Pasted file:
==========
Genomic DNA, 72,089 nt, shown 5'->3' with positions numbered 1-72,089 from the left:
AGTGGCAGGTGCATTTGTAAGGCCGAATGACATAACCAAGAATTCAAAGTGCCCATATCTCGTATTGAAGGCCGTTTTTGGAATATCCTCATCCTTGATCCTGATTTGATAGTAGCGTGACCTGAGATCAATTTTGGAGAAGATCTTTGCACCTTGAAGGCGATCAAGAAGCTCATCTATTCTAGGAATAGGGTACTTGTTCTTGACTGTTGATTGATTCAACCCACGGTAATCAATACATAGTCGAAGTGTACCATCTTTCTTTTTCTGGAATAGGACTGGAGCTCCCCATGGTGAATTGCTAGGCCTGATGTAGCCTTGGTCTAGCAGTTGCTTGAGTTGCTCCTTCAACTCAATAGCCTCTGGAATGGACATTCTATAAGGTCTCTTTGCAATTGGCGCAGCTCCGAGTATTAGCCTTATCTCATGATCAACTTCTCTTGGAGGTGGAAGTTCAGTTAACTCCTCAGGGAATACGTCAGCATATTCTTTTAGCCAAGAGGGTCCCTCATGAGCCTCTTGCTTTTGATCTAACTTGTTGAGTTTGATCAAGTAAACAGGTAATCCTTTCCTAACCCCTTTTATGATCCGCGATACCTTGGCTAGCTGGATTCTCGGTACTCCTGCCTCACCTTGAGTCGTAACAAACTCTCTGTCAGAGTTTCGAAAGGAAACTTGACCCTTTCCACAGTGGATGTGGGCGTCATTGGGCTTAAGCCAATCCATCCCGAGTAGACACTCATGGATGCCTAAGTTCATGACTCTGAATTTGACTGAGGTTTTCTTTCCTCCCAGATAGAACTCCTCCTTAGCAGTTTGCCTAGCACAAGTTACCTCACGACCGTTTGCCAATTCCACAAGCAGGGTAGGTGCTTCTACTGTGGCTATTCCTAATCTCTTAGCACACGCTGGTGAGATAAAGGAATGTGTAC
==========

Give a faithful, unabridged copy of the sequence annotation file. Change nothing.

Genomic DNA, 72,089 nt, shown 5'->3' with positions numbered 1-72,089 from the left:
AGTGGCAGGTGCATTTGTAAGGCCGAATGACATAACCAAGAATTCAAAGTGCCCATATCTCGTATTGAAGGCCGTTTTTGGAATATCCTCATCCTTGATCCTGATTTGATAGTAGCGTGACCTGAGATCAATTTTGGAGAAGATCTTTGCACCTTGAAGGCGATCAAGAAGCTCATCTATTCTAGGAATAGGGTACTTGTTCTTGACTGTTGATTGATTCAACCCACGGTAATCAATACATAGTCGAAGTGTACCATCTTTCTTTTTCTGGAATAGGACTGGAGCTCCCCATGGTGAATTGCTAGGCCTGATGTAGCCTTGGTCTAGCAGTTGCTTGAGTTGCTCCTTCAACTCAATAGCCTCTGGAATGGACATTCTATAAGGTCTCTTTGCAATTGGCGCAGCTCCGAGTATTAGCCTTATCTCATGATCAACTTCTCTTGGAGGTGGAAGTTCAGTTAACTCCTCAGGGAATACGTCAGCATATTCTTTTAGCCAAGAGGGTCCCTCATGAGCCTCTTGCTTTTGATCTAACTTGTTGAGTTTGATCAAGTAAACAGGTAATCCTTTCCTAACCCCTTTTATGATCCGCGATACCTTGGCTAGCTGGATTCTCGGTACTCCTGCCTCACCTTGAGTCGTAACAAACTCTCTGTCAGAGTTTCGAAAGGAAACTTGACCCTTTCCACAGTGGATGTGGGCGTCATTGGGCTTAAGCCAATCCATCCCGAGTAGACACTCATGGATGCCTAAGTTCATGACTCTGAATTTGACTGAGGTTTTCTTTCCTCCCAGATAGAACTCCTCCTTAGCAGTTTGCCTAGCACAAGTTACCTCACGACCGTTTGCCAATTCCACAAGCAGGGTAGGTGCTTCTACTGTGGCTATTCCTAATCTCTTAGCACACGCTGGTGAGATAAAGGAATGTGTAC